Dr. Stephen Szára (born 1923) was a Hungarian biochemist and psychiatrist. Although DMT was first synthesized in 1931 by Dr. Richard Manske, Dr. Szára was the first person to uncover its psychotropic qualities. Through studies on volunteer human subjects, Dr. Szára investigated the role of psychedelics in psychotherapy and the ways in which DMT and other tryptamines might influence psychoses.
Dr. Szára earned his DSc and medical degrees from the University of Budapest. In 1953, he helped establish a research laboratory at a local psychiatric hospital.
According to a 2007 publication of his, Dr. Szára’s interest in psychoactive drugs was inspired by the discovery of LSD, and Aldous Huxley’s The Doors of Perception (1954), and new theories on a biochemical basis of schizophrenia.1 Dr. Szára ordered LSD from Sandoz Pharmaceuticals, wanting to see what the drug could illuminate about schizophrenia. In his book, DMT: The Spirit Molecule, Rick Strassman wrote that Sandoz declined Dr. Szára’s request due to concern about the substance being in the possession of a person in a Communist country. Without access to LSD, Dr. Szára pivoted his investigations toward other psychoactive substances. Curious to experience mescaline’s effects first hand, Dr. Szára took 400mg on Christmas Day in 1955.
About six months later, having learned about the spiritual use of cohoba snuff (which contains bufotenine and DMT) by indigenous South American tribes,2 Dr. Szára decided to explore DMT’s effects. He extracted it from Mimosa hostilis and injected himself and his Budapest laboratory colleagues with it.3 In a 2014 interview with Andrew Gallimore and David Luke of Reality Sandwich, Dr. Szára described his first experimental administration: “I tested three doses intramuscularly, paced at least two days apart to allow the drug to clear my body. The first dose (30 mg, around 0.4 mg/kg) elicited some mild symptoms – dilation of the pupils and some coloured geometric forms with closed eyes were already recognizable. Encouraged by these results, I decided to take a larger dose (75 mg, around 1.0 mg/kg), also intramuscularly. Within three minutes the symptoms started, both the autonomic (tingling, trembling, slight nausea, increased blood pressure and pulse rate) and the perceptual symptoms, such as brilliantly coloured oriental motifs and, later, wonderful scenes altering very rapidly.”
Dr. Szára said of the common phenomenological content his subjects shared, “When these experiences, such as God, strange creatures and other worldliness, appeared in our DMT studies, we did not philosophize about them but, as psychiatrists, we simply classified them as hallucinations.” He also theorized, “What DMT might do in adults is to slow down and stop reality testing (via the fronto-parietal loop) and let the Default Mode Network release the stored images and symbols into the perceptual system. It is the brain that stores and releases archetypal images into our altered consciousness…”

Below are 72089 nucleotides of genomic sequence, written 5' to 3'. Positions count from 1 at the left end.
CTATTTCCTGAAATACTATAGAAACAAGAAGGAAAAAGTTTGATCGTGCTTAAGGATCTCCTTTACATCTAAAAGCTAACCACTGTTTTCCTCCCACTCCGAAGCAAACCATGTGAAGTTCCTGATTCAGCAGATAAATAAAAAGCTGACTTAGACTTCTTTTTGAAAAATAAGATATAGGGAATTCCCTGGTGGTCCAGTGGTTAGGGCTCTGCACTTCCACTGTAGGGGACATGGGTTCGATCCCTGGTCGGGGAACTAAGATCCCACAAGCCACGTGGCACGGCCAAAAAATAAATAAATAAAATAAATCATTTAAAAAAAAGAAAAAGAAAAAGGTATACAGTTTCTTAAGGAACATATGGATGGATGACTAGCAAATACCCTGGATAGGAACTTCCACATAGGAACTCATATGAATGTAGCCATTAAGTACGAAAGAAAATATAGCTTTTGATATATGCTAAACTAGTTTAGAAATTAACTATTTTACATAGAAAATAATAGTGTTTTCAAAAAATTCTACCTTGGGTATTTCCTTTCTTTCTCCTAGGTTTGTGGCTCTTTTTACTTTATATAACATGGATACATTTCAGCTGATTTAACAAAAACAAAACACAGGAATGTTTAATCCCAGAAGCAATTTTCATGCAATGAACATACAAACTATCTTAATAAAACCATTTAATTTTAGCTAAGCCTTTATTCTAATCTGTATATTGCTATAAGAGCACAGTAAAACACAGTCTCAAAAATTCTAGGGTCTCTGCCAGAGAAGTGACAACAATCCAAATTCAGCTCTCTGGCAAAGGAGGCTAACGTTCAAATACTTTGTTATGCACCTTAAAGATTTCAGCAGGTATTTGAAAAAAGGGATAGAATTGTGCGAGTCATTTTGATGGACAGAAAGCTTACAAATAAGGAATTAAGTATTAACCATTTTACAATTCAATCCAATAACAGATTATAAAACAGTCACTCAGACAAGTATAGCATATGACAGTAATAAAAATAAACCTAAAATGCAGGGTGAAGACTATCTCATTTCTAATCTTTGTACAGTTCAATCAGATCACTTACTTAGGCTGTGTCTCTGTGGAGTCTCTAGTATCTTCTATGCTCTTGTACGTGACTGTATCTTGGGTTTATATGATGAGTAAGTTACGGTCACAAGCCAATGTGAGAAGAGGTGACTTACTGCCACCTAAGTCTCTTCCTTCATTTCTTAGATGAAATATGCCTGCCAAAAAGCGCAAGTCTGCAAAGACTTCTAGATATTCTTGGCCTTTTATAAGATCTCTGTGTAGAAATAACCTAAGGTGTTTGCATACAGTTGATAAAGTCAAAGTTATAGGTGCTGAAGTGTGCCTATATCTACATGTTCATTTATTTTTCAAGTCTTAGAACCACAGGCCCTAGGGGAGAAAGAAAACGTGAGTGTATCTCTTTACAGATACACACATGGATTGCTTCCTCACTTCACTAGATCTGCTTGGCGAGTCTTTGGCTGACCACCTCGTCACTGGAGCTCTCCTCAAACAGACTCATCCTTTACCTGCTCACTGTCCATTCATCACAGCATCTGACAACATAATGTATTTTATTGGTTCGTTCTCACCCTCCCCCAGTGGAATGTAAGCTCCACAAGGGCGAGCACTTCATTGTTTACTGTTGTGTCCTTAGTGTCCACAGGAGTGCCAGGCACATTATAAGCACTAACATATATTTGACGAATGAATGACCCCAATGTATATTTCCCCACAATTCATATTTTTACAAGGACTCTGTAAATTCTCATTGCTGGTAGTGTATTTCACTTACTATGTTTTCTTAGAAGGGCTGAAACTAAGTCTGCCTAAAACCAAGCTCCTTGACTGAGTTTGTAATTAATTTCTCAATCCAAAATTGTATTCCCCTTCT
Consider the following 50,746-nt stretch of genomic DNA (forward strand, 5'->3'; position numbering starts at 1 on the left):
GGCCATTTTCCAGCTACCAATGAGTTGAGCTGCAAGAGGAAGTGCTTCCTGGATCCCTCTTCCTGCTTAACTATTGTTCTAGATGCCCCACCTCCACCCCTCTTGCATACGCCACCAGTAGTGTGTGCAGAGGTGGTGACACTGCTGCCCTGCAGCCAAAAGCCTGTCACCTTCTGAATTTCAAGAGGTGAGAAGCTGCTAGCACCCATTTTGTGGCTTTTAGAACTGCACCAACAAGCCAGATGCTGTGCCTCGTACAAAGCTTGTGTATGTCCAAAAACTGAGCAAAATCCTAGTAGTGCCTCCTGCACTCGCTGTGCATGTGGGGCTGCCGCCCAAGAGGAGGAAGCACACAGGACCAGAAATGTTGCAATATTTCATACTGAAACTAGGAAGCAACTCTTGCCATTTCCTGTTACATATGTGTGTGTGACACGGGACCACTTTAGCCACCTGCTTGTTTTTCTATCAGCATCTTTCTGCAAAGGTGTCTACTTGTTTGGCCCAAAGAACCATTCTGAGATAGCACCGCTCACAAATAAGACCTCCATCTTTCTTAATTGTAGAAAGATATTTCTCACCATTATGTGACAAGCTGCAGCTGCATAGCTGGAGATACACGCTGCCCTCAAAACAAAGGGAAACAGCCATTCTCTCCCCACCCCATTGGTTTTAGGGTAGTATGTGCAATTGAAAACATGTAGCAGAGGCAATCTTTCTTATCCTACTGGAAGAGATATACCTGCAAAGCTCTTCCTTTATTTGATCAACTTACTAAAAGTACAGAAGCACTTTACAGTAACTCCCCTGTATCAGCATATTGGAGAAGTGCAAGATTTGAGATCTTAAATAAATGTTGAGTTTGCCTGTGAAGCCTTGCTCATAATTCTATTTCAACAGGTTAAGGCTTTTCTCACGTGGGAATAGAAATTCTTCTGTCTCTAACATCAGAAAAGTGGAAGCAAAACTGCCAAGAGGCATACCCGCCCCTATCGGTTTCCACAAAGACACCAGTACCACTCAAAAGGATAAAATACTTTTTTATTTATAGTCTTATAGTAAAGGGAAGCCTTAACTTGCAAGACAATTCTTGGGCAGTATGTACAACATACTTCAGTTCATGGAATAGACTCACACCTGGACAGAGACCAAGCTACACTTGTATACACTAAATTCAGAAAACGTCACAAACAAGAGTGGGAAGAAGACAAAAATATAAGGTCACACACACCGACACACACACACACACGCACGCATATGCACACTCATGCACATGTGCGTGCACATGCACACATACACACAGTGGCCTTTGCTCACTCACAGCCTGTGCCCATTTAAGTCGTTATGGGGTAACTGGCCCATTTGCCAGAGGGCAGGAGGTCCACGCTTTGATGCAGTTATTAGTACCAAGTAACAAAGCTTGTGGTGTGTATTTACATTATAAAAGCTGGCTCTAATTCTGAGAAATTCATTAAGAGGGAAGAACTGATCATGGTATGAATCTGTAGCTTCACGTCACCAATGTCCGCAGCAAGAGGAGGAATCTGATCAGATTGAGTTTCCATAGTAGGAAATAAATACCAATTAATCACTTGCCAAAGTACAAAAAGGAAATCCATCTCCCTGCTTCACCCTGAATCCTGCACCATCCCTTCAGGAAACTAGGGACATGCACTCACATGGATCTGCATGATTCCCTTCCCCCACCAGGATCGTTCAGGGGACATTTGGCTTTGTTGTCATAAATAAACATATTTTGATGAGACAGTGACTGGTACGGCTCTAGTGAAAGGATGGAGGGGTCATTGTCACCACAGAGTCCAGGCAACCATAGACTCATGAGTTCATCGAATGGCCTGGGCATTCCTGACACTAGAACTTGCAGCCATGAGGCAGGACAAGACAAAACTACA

Dr. Szára immigrated to the United States after the 1956 Hungarian Uprising. In 1957, he began work at St. Elizabeth’s hospital with Joel Elkes at the National Institutes of Mental Health (NIMH), then worked for two years in Julius Axelrod’s laboratory.4 Over the next decade, Dr. Szára studied the metabolism of DMT in healthy and schizophrenic subjects and explored the biochemical processes of DMT, DPT, and DET, shedding light on typical brain functioning and brain functioning during altered states of consciousness.5-9 Several of Dr. Szára’s first studies are summarized in a Psychedelic Science Review article on early clinical research on DMT.
In 1968, Dr. Szára joined the Center for Studies of Narcotics and Drug Abuse where he served as Chief of Clinical Studies and conducted research on marijuana and THC. When NIMH expanded to create the National Institute on Drug Abuse (NIDA) in 1974, he became Chief of NIDA’s Biomedical Branch.
Dr. Szára has received several honors for his contributions. In 1984, he earned the Administrator’s Meritorious Achievement Award from the Alcohol, Drug Abuse, and Mental Health Administration (now the Substance Abuse and Mental Health Services Administration, or SAMHSA). In 2005, he earned the Kovats Medal of Freedom from the American Hungarian Federation and two years later became an honorary member of the Hungarian Association of Psychopharmacology. He is also an Emeritus Fellow of the American College of Neuropsychopharmacology.
More about Dr. Szára’s work can be found on his ResearchGate profile and in a video interview by the late Leo Hollister, professor emeritus of pharmacology and psychiatry at the University of Texas Medical School and Stanford University School of Medicine.